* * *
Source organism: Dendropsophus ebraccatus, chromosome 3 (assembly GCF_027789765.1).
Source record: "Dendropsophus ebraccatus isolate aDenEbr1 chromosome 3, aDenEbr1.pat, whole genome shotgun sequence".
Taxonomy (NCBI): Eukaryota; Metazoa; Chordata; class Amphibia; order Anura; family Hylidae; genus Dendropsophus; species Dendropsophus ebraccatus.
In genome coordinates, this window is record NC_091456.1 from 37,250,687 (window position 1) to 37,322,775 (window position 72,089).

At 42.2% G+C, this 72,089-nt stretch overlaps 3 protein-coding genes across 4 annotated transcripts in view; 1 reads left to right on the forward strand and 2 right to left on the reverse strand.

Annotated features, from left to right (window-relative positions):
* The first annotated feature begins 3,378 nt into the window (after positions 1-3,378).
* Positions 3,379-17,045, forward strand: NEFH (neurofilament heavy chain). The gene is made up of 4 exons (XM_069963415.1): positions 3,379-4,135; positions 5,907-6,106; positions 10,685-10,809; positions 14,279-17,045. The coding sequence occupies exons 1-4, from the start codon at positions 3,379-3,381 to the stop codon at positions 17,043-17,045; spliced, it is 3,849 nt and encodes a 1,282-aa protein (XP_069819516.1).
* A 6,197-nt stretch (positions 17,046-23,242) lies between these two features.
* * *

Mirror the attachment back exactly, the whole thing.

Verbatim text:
Source organism: Dendropsophus ebraccatus, chromosome 3 (assembly GCF_027789765.1).
Source record: "Dendropsophus ebraccatus isolate aDenEbr1 chromosome 3, aDenEbr1.pat, whole genome shotgun sequence".
Taxonomy (NCBI): Eukaryota; Metazoa; Chordata; class Amphibia; order Anura; family Hylidae; genus Dendropsophus; species Dendropsophus ebraccatus.
In genome coordinates, this window is record NC_091456.1 from 37,250,687 (window position 1) to 37,322,775 (window position 72,089).

At 42.2% G+C, this 72,089-nt stretch overlaps 3 protein-coding genes across 4 annotated transcripts in view; 1 reads left to right on the forward strand and 2 right to left on the reverse strand.

Annotated features, from left to right (window-relative positions):
* The first annotated feature begins 3,378 nt into the window (after positions 1-3,378).
* Positions 3,379-17,045, forward strand: NEFH (neurofilament heavy chain). The gene is made up of 4 exons (XM_069963415.1): positions 3,379-4,135; positions 5,907-6,106; positions 10,685-10,809; positions 14,279-17,045. The coding sequence occupies exons 1-4, from the start codon at positions 3,379-3,381 to the stop codon at positions 17,043-17,045; spliced, it is 3,849 nt and encodes a 1,282-aa protein (XP_069819516.1).
* A 6,197-nt stretch (positions 17,046-23,242) lies between these two features.